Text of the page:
Bostonian Black Girl Magic

 

Throughout her long career, Elma Lewis showed a commitment to celebrating Black life through the arts. She held a firm belief in the capacity of the arts to bring about radical social change, and was deeply engaged in passing on this ethos to her students, collaborators and the Boston community at large. Her spirit lives on, not only with those who knew Miss Lewis personally, but also in the many Black women artists, activists and educators who are diligently working and creating in Boston and surrounding areas today. Read more about Boston’s #BlackGirlMagic below.

***

  • De Ama Battle

is an arts educator and the founder and director of Art of Black Dance and Music, a non-profit organization that works to preserve respect and pride for African culture in the diaspora. Her early years of dance were informed by her mentor Ethel Covan. A former student of the Elma Lewis School of Fine Arts, she has studied and performed under the mentorship of several renowned master artists in the US, the Caribbean, South America and West Africa. Having taught at colleges including Radcliffe, Wellesley, and Boston Conservatory, this Cambridge, MA native continues to direct her 41-year-old dance and music company.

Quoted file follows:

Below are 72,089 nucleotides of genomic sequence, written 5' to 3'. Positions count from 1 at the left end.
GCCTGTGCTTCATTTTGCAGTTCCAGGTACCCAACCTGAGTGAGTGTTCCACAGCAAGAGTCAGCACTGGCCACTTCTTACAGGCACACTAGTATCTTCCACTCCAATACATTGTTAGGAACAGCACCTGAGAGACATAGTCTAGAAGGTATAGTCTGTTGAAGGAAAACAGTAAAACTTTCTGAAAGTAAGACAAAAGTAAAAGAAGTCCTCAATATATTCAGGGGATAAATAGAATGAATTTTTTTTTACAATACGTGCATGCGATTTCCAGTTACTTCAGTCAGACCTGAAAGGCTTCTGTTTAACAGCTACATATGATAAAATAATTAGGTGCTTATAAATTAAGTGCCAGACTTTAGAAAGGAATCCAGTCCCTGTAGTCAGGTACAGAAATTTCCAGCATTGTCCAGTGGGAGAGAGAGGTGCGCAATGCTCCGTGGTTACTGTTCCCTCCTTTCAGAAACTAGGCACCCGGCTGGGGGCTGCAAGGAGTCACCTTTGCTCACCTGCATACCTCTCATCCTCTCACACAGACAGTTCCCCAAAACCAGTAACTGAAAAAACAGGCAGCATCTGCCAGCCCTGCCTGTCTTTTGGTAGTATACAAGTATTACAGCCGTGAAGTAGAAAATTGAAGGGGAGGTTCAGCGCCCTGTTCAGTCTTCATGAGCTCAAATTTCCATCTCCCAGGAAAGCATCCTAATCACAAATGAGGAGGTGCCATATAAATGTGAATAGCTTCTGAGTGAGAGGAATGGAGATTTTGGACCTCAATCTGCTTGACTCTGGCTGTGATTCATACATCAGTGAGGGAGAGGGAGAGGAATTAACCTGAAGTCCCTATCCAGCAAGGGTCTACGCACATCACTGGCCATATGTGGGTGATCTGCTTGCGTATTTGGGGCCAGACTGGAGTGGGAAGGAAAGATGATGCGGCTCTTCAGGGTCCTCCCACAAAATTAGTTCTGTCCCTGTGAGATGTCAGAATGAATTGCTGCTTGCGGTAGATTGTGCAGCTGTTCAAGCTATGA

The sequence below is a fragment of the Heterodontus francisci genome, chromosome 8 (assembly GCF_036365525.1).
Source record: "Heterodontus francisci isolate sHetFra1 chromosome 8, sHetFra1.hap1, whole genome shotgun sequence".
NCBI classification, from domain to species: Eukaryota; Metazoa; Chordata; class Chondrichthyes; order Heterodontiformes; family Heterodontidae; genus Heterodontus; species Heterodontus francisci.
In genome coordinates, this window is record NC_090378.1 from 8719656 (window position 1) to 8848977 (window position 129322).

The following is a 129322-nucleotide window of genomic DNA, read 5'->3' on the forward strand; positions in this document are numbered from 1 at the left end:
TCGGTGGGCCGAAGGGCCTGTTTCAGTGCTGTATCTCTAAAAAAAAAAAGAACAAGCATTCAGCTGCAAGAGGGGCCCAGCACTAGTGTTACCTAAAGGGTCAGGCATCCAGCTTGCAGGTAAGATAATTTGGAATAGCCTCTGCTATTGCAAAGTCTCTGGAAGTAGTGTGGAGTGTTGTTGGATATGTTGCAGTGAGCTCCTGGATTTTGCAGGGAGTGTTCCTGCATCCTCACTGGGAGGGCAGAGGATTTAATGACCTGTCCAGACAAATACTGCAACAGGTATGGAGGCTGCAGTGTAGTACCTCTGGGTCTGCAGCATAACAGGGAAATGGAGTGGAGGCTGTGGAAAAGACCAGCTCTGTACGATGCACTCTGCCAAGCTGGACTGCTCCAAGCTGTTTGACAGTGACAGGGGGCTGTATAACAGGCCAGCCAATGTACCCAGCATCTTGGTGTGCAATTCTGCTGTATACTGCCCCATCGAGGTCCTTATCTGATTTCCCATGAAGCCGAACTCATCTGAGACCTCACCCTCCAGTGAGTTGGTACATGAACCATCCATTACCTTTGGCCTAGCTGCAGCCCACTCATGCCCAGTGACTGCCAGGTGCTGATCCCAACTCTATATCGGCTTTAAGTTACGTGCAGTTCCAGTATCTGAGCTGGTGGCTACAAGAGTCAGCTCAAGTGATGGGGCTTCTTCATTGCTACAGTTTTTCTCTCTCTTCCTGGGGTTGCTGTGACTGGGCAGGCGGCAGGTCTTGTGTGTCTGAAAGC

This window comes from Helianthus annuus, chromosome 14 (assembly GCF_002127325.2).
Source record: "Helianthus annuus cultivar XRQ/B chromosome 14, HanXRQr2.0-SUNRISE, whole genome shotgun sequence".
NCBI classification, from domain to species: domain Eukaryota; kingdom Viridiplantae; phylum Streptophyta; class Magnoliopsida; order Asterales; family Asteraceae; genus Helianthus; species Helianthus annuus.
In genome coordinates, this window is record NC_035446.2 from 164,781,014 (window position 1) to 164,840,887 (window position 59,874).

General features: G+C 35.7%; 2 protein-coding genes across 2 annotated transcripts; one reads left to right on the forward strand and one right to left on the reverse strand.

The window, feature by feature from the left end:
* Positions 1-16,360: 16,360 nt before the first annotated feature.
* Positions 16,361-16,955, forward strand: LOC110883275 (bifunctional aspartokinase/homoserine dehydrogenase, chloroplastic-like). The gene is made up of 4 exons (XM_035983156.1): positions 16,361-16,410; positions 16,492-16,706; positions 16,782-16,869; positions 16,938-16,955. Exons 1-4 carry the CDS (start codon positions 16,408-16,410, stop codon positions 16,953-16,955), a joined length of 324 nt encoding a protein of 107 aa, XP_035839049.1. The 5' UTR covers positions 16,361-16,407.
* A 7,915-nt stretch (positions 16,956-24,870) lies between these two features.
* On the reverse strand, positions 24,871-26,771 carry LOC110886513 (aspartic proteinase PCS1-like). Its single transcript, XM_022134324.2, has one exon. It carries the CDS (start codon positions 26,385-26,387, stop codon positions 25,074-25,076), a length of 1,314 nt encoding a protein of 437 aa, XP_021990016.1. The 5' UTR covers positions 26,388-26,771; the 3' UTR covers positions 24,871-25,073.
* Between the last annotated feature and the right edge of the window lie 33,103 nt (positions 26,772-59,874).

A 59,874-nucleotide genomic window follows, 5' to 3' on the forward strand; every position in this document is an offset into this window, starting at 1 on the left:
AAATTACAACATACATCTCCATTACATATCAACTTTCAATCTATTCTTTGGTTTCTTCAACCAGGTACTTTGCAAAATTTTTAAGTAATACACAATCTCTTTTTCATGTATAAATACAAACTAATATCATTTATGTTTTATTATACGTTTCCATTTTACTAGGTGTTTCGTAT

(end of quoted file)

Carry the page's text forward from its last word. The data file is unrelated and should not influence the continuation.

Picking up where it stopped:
Watch her speak about her work on CCTV: https://www.youtube.com/watch?v=Z71c9x3YbjM

is an award-winning poet, author, freelance journalist, and organizer with Black Lives Matter Cambridge. She is also the Head of Operations at The Society of Urban Poetry. Her belief in the links between art and activism is clear in the organizing and advocacy work she does. She exemplifies the urgency of speaking truth to power.

Read her essay: Befriending Becky: On the Imperative of Intersectional Solidarity

is a Boston native trained in contemporary and classical theatre. So far in her professional acting career, she has played a dynamic array of characters, including Pecola in The Bluest Eye and her role in the one-woman ArtsEmerson production, Mr Joy. She also stars in the comedic web series, The Pineapple Diaries, which follows the life of  Afro-Latina Maite Lopez and her two friends Feliz and Catalina, living in Boston’s Jamaica Plain neighborhood.

Watch her acting reel: https://vimeo.com/208510643